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I am implementing a web api using the scala 2.0.2 play framework. I would like to extract and validate a number of get parameters. And for this I am using a play "form" which allows me to define optional fields.

Problem: For those optional fields, I need to define a default value if the parameter is not passed. The code is intended to parse correctly these three use cases:

  • /test?top=abc (error, abc is not an integer)
  • /test?top=123 (valid, top is 123)
  • /test (valid, top is 42 (default value))

I have come up with the following code:

def test = Action {
  implicit request =>

  case class CData(top:Int)

  val p = Form(
      "top" -> optional(number)
    )((top) => CData($top.getOrElse(42))) ((cdata:CData) => Some(Some(cdata.top)))

  Ok("all done.")

The code works, but it's definitely not elegant. There is a lot of boiler plate going on just to set up a default value for a missing request parameter.

Can anyone suggest a cleaner and more coincise solution?

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2 Answers 2

in Play 2.1

val p = Form(
      "top" -> default(number,42)

will do what you want.

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This is router job to validate query string parameters. Just define your parameter in the routes file:

GET /test controllers.Application.test(top: Int ?= 42)

And add top as a parameter to your controller method:

def test(top: Int) = Action {
  // Use top here
  val data = CData(top)

Then, Play do all the validating work for you. Note how default value specified using ?= syntax.

You should use forms only for POST requests.


If you wish to manually check parameters, then you could define helper method:

def getQueryParam(key: String, default: String)(implicit request: RequestHeader) =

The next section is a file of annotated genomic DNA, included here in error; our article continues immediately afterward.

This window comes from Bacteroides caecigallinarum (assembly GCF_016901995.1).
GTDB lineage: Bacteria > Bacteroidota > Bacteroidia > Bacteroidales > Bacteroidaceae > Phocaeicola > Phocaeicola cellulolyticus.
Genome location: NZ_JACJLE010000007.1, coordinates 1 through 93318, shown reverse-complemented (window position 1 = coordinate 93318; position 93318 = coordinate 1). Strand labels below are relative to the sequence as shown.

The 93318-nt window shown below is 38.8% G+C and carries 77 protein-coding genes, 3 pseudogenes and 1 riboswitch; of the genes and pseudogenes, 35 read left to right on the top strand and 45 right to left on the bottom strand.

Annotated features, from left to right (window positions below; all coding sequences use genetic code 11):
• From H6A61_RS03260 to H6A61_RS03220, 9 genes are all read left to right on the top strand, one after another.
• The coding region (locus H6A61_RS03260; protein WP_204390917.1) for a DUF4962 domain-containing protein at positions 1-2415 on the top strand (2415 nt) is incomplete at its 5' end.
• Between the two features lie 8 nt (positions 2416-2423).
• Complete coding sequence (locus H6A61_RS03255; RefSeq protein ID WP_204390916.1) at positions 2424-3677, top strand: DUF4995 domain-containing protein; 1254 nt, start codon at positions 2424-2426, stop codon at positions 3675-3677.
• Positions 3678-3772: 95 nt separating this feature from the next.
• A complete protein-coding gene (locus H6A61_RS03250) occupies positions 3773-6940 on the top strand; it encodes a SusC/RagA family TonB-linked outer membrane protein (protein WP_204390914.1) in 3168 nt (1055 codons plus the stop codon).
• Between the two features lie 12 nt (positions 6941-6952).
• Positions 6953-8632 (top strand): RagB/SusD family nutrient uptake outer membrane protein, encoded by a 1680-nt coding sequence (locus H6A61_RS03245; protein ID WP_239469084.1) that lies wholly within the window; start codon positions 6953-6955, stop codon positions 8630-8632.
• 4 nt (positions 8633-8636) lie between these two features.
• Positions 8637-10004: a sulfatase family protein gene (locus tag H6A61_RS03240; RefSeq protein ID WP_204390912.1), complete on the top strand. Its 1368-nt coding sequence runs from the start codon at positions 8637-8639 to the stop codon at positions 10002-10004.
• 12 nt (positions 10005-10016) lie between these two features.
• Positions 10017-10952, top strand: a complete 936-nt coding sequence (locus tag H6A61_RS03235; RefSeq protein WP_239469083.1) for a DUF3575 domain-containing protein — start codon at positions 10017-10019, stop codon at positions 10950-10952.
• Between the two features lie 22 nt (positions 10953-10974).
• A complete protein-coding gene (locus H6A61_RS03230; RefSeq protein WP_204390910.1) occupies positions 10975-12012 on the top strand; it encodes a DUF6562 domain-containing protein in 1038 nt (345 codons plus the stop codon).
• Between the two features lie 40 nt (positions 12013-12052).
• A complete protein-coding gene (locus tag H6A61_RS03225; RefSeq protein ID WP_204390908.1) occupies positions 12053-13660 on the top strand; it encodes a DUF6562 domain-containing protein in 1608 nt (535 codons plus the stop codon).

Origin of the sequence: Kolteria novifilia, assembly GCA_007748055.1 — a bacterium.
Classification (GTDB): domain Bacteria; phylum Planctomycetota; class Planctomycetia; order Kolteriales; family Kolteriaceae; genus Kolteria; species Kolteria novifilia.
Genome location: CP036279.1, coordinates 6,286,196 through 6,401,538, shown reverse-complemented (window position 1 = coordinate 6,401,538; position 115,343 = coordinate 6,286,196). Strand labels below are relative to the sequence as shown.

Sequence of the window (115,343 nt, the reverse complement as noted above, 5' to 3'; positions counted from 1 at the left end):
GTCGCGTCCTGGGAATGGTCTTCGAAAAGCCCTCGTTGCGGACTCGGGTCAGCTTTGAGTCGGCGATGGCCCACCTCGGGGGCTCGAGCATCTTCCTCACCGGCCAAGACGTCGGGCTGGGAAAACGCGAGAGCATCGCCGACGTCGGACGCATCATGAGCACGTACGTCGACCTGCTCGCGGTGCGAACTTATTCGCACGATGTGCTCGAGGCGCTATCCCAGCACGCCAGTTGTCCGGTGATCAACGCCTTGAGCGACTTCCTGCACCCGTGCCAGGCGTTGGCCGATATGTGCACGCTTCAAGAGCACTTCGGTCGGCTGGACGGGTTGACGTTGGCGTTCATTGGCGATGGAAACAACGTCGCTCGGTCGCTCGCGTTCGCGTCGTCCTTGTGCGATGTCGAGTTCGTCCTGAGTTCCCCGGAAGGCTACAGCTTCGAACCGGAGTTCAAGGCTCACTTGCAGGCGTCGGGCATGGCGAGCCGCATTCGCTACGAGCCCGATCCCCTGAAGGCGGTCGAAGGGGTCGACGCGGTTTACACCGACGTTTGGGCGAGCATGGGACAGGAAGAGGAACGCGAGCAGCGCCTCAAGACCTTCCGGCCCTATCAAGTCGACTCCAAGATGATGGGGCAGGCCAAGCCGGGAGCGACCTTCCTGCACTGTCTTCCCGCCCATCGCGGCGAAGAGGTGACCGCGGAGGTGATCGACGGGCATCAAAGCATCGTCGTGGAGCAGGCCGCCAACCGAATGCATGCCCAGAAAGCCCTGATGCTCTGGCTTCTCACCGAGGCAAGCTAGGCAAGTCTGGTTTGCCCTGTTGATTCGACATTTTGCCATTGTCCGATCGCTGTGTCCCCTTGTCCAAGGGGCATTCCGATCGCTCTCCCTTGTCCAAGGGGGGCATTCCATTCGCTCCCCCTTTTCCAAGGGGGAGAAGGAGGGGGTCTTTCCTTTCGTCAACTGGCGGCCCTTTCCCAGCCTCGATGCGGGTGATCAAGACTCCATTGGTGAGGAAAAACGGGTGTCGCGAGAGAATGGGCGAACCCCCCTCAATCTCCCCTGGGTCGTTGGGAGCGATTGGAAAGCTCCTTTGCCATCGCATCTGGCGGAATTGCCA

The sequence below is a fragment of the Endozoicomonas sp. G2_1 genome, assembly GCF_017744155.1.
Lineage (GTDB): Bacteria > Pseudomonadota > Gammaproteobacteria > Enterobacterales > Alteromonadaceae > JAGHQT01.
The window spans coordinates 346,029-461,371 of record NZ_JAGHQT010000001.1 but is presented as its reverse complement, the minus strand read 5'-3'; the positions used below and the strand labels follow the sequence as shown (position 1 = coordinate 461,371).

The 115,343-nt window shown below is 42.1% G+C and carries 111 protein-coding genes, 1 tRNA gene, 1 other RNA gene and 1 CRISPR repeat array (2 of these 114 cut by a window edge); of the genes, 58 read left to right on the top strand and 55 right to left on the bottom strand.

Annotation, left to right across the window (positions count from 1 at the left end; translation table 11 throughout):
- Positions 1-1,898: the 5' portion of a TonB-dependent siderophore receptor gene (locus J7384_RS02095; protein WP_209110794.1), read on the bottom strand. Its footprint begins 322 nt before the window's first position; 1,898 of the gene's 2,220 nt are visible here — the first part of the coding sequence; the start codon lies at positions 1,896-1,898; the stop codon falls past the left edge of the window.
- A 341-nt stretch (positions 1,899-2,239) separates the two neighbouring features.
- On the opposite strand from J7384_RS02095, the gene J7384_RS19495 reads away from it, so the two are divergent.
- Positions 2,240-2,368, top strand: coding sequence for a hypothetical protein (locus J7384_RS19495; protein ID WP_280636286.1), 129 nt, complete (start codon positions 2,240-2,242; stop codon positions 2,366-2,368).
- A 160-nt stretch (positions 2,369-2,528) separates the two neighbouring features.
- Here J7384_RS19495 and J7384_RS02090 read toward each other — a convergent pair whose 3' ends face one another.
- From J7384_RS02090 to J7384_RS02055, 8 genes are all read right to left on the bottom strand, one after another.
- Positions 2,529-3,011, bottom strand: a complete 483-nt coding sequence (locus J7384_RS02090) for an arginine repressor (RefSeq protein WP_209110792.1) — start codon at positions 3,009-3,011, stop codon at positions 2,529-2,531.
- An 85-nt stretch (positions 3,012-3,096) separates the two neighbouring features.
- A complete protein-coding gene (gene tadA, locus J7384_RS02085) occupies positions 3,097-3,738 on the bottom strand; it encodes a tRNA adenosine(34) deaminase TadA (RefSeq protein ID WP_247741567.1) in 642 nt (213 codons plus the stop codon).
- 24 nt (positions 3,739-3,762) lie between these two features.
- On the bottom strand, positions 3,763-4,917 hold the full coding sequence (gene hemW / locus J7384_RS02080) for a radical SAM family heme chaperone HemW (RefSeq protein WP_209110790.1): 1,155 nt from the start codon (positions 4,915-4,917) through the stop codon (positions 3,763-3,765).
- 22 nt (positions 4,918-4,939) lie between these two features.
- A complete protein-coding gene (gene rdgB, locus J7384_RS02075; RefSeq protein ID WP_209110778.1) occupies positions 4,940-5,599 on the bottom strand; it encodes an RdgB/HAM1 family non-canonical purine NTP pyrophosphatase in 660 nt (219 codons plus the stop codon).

And use it inside your controller methods:

def test = Action { implicit request =>
  val top = getQueryParam("top", "42")

But by doing this you lose type checking. Of course you can define helpers for each type, i.e. getIntParam, getStringParam and so on, but Play already contains safe router implementation, designed to solve such kind of problems. I advice you to use routing mechanism instead of manual checking.

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This the proposed solution works well. The only downside of this solution unfortunately is that it does not scale well with a large number of default parameters. When you build a web service / web app which must support listing filtering, exposing all default params in the route can reduce the readibility and the robustness of the code. In all other scenario's this is indeed the preferred solution –  natalinobusa Jul 9 '12 at 20:41
Answer updated with a helper method implementation you may find useful. –  lambdas Jul 10 '12 at 5:09
I have proposed an extension to the play framework, to program a more code driven approach about default parameters. See github.com/playframework/Play20/pull/381 –  natalinobusa Jul 12 '12 at 17:10

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